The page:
Experts have agreed there is currently no need for Estonia to introduce new coronavirus measures after China lifted restrictions, creating a new wave of infections, earlier this month.
Special rules are not needed as there are no direct flights between Estonia and China, the Ministry of Social Affairs' coronavirus crisis management team said.
It said new measures must be coordinated with the European Union if a situation arises where they are needed.
Estonia and the EU are concentrating on monitoring and sequencing virus samples in order to catch dangerous new substrains early
"Our emphasis is on the sequencing of virus samples because the information coming out of China is insufficient. The goal is to track down the emergence of new strains which either spread faster or cause more severe illness as early as possible," said Toivo Maimets, head of the government's scientific council.
The University of Tartu professor said, according to available data, the same substrains are circulating in both China and Estonia.
The EU has quickly gathered information in a unified way, said Heidi Alasepa, deputy chancellor of the Ministry of Social Affairs' Health Department.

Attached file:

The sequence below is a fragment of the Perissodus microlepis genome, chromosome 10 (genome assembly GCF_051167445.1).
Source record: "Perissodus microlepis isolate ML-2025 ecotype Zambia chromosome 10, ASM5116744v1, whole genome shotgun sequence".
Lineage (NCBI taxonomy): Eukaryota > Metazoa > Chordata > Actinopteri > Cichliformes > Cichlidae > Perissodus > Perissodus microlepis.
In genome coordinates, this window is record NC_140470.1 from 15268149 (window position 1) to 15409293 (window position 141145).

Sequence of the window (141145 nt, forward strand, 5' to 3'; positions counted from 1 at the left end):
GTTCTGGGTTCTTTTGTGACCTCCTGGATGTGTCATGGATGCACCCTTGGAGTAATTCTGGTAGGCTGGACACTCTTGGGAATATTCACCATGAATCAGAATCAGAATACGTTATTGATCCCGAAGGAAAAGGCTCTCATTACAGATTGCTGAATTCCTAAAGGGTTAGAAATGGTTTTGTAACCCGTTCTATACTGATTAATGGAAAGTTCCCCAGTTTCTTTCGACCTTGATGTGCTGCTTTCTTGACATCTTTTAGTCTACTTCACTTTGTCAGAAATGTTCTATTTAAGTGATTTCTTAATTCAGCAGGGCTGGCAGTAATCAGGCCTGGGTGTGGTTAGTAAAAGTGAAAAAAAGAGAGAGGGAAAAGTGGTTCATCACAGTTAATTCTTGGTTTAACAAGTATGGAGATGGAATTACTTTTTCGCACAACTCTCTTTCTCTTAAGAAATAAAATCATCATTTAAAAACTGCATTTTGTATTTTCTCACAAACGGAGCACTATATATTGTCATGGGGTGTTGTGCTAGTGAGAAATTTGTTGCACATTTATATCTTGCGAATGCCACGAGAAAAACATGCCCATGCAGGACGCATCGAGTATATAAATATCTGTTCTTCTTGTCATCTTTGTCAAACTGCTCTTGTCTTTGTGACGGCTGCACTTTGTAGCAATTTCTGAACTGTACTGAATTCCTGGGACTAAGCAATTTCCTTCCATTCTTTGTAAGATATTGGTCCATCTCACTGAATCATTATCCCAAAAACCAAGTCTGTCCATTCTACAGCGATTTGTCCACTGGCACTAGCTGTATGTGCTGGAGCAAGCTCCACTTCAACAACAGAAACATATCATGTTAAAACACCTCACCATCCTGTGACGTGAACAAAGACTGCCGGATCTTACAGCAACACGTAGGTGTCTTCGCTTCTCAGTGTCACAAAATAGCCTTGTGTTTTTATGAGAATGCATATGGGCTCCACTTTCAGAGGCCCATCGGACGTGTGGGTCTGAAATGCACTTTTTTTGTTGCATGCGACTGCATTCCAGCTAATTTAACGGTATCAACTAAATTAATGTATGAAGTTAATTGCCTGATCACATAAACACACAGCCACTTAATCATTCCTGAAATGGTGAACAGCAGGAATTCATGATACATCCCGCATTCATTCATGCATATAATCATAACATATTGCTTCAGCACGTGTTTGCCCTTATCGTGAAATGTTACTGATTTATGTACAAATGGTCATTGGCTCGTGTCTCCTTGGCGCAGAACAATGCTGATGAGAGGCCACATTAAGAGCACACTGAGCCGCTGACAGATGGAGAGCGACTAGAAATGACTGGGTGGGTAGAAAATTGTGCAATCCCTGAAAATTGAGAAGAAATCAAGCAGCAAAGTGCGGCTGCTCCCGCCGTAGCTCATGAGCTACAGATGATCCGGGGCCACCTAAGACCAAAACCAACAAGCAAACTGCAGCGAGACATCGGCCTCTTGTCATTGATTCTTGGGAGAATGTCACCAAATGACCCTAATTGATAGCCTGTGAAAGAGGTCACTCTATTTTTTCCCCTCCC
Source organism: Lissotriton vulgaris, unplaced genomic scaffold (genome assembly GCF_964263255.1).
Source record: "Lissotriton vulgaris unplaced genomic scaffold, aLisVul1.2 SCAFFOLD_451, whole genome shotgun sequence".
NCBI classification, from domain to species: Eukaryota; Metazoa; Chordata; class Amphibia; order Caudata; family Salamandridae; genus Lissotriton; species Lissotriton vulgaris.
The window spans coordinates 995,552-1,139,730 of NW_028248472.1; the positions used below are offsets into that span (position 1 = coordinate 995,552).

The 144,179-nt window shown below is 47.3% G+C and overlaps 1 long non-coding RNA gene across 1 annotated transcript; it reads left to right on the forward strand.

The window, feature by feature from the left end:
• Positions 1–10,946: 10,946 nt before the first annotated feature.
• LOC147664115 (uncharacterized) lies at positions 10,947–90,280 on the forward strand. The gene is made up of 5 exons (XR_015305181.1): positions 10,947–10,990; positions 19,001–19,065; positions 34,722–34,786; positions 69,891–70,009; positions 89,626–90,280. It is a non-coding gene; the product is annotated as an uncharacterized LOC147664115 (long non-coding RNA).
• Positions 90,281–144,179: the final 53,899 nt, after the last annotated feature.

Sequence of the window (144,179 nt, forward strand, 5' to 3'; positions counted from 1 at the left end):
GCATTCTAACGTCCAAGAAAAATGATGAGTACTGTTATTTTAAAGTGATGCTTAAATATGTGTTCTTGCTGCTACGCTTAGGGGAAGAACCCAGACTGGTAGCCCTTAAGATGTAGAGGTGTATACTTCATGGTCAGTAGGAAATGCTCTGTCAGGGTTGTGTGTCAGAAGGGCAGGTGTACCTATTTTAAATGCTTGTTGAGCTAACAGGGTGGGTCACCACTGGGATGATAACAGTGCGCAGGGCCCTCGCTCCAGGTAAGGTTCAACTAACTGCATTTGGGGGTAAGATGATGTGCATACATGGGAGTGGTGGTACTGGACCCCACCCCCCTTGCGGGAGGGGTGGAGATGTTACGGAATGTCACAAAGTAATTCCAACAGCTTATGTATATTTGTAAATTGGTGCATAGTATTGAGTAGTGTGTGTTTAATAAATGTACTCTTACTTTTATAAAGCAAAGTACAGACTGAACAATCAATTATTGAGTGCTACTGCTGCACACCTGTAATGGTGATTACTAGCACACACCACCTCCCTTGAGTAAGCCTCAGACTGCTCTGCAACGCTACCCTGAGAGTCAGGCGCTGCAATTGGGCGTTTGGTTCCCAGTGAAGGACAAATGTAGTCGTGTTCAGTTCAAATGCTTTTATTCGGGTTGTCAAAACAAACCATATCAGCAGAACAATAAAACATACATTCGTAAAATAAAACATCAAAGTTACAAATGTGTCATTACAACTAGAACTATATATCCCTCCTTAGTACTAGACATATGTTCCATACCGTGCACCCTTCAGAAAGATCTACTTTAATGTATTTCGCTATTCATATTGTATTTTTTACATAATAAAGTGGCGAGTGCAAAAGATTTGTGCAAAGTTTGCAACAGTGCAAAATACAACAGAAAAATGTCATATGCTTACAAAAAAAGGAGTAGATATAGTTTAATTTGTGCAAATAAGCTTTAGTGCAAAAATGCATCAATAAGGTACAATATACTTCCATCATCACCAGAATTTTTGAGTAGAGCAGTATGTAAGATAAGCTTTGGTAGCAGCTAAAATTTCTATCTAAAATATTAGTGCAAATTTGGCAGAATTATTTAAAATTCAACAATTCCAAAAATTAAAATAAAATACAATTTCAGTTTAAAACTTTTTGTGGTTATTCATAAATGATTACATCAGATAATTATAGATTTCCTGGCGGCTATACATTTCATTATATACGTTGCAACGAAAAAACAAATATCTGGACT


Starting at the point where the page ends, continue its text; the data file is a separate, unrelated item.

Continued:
It has also promised to cover the costs of additional sequencing.
Birgit Lao, director general of the Health Board, said the agency is still monitoring wastewater to detect new strains and has increased its laboratory capacity.
"We are monitoring the situation abroad and constantly assessing the necessity of risk-adjusted measures. Also, at the beginning of the new year, people should seriously consider whether traveling to countries with a high prevalence of the virus is still necessary," she said.
Lao said countries could impose new restrictions quickly and with little notice. This may make it difficult to travel home again.
The Ministry of Social Affairs recommends taking proof of vaccination on trips, as well as protective masks and disinfectants. Additionally, combined antigen tests that detect both Covid-19 and influenza could be useful.
The crisis management team suggests people get vaccinated against influenza and COVID-19 as precautions.
China lifted its stringent coronavirus lockdown rules earlier this month which has led to a wave of new infections.
Editor: Barbara Oja, Helen Wright